Pocket Colposcope: Analysis of Bringing Elements of Referral Services to Primary/Community Care (2018-2019)
Invasive cervical cancer affects 500,000 women worldwide each year. Unlike most cancers, it is highly preventable through the screening, diagnosis and treatment of cervical precursor lesions.
Colposcopy with biopsy is the gold standard for diagnosis of precancerous lesions. However, colposcopes are expensive, and require referral to a facility that can house this machine as well as a trained colposcopist who can interpret the images. These factors make colposcopy inaccessible to the many women in low- and middle-income countries who are at greatest risk for developing cervical cancer.
To address this limitation, Duke researchers have developed a device called the Pocket Colposcope. It is more than an order of magnitude less expensive and lighter than commercial colposcopes. The first year of this Bass Connections project in 2016-17 was dedicated to performing a global value chain analysis in order to identify leverage points that can increase the likelihood of adoption of the Pocket Colposcope in Peru. In 2017-18, team members focused on launching a community health provider program to implement the Pocket Colposcope at the primary care setting in Peru. The 2018-2019 team focused on the clinical acceptability, economics and policy of the Pocket Colposcope to demonstrate the device’s economic viability in the community health setting.
Team members researching clinical acceptability created three surveys to assess patient and provider views on the use of the device. The surveys were sent to patients not currently using the device, providers not currently using the device and patients enrolled in a clinical trial for the device. Findings from the surveys helped the team conclude that working with reimbursement systems and insurance companies is essential to ensuring provider acceptability. For patients, the team learned that they need to further study the procedures and providers that patients trust.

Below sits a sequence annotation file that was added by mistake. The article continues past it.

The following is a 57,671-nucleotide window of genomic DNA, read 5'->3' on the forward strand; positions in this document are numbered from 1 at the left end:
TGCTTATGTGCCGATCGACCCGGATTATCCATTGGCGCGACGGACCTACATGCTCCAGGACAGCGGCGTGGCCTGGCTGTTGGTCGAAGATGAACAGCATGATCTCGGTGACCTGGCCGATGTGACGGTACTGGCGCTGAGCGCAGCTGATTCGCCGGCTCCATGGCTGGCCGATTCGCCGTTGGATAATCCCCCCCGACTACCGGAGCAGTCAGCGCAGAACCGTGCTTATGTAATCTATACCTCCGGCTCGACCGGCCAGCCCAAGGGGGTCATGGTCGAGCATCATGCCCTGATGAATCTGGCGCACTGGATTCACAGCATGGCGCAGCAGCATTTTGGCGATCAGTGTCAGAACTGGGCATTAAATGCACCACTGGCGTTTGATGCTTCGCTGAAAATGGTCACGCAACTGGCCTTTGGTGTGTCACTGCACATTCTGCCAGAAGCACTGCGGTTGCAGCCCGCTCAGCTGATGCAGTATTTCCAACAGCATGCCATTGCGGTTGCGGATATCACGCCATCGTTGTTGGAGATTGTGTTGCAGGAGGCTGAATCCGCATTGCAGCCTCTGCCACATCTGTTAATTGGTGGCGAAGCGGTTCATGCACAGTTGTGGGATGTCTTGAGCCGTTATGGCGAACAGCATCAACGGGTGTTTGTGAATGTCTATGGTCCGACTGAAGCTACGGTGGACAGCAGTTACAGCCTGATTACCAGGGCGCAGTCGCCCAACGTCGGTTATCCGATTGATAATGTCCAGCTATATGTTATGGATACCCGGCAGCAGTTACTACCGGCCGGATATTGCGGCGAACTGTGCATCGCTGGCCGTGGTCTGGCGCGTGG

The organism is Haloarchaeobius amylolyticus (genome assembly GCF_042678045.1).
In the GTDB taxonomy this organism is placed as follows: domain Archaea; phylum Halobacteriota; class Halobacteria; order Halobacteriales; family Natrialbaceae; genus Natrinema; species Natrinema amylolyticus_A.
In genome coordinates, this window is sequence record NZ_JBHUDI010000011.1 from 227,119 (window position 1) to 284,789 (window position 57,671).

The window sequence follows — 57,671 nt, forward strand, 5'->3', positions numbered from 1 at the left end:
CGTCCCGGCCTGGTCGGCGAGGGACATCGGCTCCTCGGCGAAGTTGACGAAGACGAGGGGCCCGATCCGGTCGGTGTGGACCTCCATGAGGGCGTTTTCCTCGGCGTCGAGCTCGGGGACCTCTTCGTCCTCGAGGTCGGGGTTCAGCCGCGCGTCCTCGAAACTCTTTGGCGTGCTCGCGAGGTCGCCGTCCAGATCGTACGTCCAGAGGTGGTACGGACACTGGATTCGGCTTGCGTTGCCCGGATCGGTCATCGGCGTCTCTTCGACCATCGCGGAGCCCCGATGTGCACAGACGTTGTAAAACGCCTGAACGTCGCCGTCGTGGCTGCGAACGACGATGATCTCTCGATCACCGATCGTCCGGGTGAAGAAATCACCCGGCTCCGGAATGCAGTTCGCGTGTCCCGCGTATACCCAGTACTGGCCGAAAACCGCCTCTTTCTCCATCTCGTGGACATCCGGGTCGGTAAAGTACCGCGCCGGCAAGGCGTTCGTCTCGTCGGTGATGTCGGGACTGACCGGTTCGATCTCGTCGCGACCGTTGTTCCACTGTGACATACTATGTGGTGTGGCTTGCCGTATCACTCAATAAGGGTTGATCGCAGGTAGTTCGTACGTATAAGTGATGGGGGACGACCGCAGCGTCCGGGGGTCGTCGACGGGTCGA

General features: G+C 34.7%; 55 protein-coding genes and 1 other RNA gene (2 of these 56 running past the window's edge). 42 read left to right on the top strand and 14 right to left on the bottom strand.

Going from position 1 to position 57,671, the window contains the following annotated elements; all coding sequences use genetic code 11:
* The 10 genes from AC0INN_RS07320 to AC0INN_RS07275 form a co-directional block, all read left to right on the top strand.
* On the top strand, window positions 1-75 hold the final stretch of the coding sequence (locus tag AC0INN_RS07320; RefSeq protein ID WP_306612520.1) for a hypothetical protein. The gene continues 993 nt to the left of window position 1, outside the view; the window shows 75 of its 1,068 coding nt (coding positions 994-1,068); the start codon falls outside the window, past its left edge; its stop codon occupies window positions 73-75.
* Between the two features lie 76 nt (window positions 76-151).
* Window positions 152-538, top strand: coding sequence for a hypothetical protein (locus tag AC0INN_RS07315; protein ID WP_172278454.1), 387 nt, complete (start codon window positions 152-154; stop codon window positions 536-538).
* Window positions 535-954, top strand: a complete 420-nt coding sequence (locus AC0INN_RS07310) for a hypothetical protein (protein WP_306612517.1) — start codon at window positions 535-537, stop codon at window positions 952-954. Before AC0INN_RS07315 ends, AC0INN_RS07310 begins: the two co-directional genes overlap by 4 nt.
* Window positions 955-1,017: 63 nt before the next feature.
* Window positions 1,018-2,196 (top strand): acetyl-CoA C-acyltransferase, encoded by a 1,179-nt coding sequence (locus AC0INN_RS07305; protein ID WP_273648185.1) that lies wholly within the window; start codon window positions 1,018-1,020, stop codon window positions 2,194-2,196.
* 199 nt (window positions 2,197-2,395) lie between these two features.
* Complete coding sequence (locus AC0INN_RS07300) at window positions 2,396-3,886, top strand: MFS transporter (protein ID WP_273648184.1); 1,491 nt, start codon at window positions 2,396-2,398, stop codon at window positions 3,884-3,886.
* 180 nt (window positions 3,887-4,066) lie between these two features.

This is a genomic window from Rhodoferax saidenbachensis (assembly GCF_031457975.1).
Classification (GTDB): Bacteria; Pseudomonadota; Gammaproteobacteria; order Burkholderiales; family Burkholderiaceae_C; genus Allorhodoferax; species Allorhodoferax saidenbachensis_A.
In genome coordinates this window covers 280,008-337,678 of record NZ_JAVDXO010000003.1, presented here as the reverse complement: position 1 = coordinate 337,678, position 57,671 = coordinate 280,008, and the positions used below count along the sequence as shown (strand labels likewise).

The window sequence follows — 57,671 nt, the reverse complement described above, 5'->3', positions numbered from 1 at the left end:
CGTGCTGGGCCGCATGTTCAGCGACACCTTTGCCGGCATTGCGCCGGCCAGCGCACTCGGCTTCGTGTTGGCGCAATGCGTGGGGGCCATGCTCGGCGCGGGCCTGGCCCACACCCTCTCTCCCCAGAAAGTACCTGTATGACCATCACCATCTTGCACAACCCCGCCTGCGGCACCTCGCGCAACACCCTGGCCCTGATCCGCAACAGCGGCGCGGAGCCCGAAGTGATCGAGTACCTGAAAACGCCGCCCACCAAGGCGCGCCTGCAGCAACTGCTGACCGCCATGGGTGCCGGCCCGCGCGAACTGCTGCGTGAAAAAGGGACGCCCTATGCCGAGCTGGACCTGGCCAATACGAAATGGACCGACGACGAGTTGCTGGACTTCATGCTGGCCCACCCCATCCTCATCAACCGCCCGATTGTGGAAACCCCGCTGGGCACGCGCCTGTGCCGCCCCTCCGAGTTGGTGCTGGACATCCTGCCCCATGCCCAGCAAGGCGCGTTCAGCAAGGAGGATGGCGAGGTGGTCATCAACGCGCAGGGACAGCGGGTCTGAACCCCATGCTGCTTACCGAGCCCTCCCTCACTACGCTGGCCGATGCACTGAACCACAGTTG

Team members working on the economics of the device researched which markets were best for their product. The team found that the colposcope was most desired by OB/GYNs replacing equipment or wanting to expand their practices to rural areas. Additionally, family practice practitioners who wanted to expand the scope of their practices were also interested in the device. The team projects that over 9,000 devices will be sold annually, with demand increasing each year.
In terms of policy, the team addressed ethical concerns around the feasibility of performing biopsies. They convened legal, medical ethics and stakeholder panels to discuss how to investigate potential issues and ways to properly regulate the colposcope. Moving forward the team plans to determine policy needs for implementing use of the device into North Carolina.
Fall 2018 – Summer 2019
Evaluation of Women's Empowerment in a Community-Based Human Papillomavirus Self-Sampling Social Entrepreneurship Program (Hope Project) in Peru: A Mixed-Method Study. Michelle B. Shin, Patricia J. Garcia, Mary Elizabeth Dotson, María Valderrama, Marina Chiappe, Nimmi Ramanujam, Marlee Krieger, Kristjana Ásbjörnsdóttir, Ruanne V. Barnabas, Sarah J. Iribarren, Sarah Gimbel. 2022. Frontiers in Public Health.
Nimmi Ramanujam. A Multi-Parametric low-cost pocket scope to Image and Quantify the Major Axes of Metabolism and the Associated Vasculature in Biological Tissue ($2,261,666 grant awarded from National Institute of Biomedical Imaging and Bioengineering, 2019)
Pocket Colposcope: Analysis of Bringing Elements of Referral Services to Primary/Community Care (poster by Valentina Alvarez, Karina Moreno Bueno, Ryan Fitzgerald, Michyla Greene, Liv McKinney, Morgan McKinney, Elena Roberts, Diana Zabala, Lillian Zhu, presented at Bass Connections Showcase, Duke University, April 17, 2019; runner up, Bass Connections Poster Competition, Audience Award)
This Team in the News
See related teams, Pocket Colposcope: Analysis of Bringing Elements of Referral Services to Community Care (2019-2020) and Pocket Colposcope: Increased Distribution and Adoption (2017-2018).
- Marlee Krieger, Pratt School of Engineering-Biomedical Engineering
- Nimmi Ramanujam, Pratt School of Engineering-Biomedical Engineering
/graduate Team Members
Daniel Harriman, Business Administration-MBA
Christopher Lam, Global Health - MSc
/undergraduate Team Members
Valentina Alvarez, Psychology (AB)
Ryan Fitzgerald, Biology (BS)
Michyla Greene, Biology (BS)
Olivia McKinney, Biology (BS)
Morgan McKinney, Public Policy Studies (AB)
Karina Moreno Bueno, Biology (BS)
Diana Zabala, Global Health (MIN)
Lillian Zhu, Biology (BS)
/yfaculty/staff Team Members
Libby Dotson, Pratt School of Engineering-Biomedical Engineering
Megan Huchko, School of Medicine-Obstetrics and Gynecology
Elena Roberts, Pratt School of Engineering-Biomedical Engineering
Christina Silcox, Margolis Center for Health Policy
/zcommunity Team Members
Lincoln Community Health Center
Gino Venegas, La Liga Contra el Cancer